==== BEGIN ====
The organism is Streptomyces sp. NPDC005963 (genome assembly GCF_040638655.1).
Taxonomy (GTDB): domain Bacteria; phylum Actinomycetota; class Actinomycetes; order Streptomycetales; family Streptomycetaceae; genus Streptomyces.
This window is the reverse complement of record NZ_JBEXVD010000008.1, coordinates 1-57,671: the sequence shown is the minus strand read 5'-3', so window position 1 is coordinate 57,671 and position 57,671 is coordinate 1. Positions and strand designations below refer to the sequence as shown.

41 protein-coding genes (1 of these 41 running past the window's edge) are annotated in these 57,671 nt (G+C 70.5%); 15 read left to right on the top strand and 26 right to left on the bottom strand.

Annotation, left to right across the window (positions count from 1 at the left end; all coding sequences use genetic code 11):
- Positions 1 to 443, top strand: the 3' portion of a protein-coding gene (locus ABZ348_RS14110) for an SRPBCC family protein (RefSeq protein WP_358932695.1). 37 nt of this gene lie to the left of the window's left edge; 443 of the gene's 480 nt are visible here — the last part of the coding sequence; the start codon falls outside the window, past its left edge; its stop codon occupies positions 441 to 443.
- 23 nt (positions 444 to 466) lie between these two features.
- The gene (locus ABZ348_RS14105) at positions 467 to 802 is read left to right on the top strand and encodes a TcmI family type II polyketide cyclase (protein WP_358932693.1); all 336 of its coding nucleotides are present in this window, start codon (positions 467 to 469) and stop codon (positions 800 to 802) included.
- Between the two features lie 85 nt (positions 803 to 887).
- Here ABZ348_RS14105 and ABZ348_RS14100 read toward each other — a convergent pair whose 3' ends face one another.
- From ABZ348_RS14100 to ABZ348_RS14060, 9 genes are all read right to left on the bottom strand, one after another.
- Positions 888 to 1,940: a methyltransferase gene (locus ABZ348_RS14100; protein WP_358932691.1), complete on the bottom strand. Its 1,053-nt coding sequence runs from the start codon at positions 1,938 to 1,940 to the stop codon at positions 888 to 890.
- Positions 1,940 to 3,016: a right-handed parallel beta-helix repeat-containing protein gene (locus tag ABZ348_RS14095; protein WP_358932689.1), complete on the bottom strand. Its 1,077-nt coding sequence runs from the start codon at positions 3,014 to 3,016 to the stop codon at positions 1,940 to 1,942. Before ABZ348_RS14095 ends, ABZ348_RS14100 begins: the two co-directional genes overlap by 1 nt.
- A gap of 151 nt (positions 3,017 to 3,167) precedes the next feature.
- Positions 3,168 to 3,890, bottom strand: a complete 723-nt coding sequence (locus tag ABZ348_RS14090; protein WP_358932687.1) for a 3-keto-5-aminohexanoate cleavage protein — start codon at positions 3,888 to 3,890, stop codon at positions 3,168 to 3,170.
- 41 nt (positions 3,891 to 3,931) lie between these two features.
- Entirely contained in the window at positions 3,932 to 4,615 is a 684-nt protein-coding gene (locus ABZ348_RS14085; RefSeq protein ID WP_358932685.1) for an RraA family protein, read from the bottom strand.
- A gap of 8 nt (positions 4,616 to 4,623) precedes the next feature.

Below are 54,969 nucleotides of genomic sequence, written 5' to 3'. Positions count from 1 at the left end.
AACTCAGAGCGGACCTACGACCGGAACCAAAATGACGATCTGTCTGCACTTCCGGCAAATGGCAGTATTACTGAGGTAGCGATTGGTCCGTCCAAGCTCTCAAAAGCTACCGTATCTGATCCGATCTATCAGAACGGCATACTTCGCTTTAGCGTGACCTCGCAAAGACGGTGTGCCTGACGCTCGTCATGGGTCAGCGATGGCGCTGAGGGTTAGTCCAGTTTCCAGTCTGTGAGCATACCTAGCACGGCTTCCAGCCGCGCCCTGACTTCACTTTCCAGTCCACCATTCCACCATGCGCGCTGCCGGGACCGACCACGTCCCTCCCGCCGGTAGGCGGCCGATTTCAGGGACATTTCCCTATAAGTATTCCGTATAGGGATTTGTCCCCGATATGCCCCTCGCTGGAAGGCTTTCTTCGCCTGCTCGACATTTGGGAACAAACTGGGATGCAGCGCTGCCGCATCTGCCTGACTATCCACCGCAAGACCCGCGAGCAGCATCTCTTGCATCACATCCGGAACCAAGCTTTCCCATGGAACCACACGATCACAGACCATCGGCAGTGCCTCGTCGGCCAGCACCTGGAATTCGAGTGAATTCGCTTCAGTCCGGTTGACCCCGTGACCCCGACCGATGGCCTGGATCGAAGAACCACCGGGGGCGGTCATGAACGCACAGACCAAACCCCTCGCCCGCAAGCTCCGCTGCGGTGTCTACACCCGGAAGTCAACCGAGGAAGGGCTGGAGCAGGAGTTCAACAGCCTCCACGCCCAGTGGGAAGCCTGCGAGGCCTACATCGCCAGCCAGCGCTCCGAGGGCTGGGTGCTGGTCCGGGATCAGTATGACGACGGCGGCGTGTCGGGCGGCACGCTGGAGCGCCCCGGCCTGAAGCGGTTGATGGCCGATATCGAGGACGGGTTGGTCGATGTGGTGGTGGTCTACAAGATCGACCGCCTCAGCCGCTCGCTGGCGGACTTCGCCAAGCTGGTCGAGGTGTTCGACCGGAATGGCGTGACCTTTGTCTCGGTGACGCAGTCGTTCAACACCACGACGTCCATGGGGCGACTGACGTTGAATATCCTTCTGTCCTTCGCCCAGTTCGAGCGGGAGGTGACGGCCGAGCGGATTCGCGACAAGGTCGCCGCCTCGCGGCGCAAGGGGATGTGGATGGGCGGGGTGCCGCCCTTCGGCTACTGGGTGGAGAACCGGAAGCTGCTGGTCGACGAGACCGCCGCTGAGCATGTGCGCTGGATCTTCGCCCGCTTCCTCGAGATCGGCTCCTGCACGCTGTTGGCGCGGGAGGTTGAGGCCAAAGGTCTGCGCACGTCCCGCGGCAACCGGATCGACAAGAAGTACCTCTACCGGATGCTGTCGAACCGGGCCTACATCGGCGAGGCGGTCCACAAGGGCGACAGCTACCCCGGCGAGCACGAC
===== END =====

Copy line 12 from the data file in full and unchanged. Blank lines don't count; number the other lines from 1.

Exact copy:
- Positions 888 to 1,940: a methyltransferase gene (locus ABZ348_RS14100; protein WP_358932691.1), complete on the bottom strand. Its 1,053-nt coding sequence runs from the start codon at positions 1,938 to 1,940 to the stop codon at positions 888 to 890.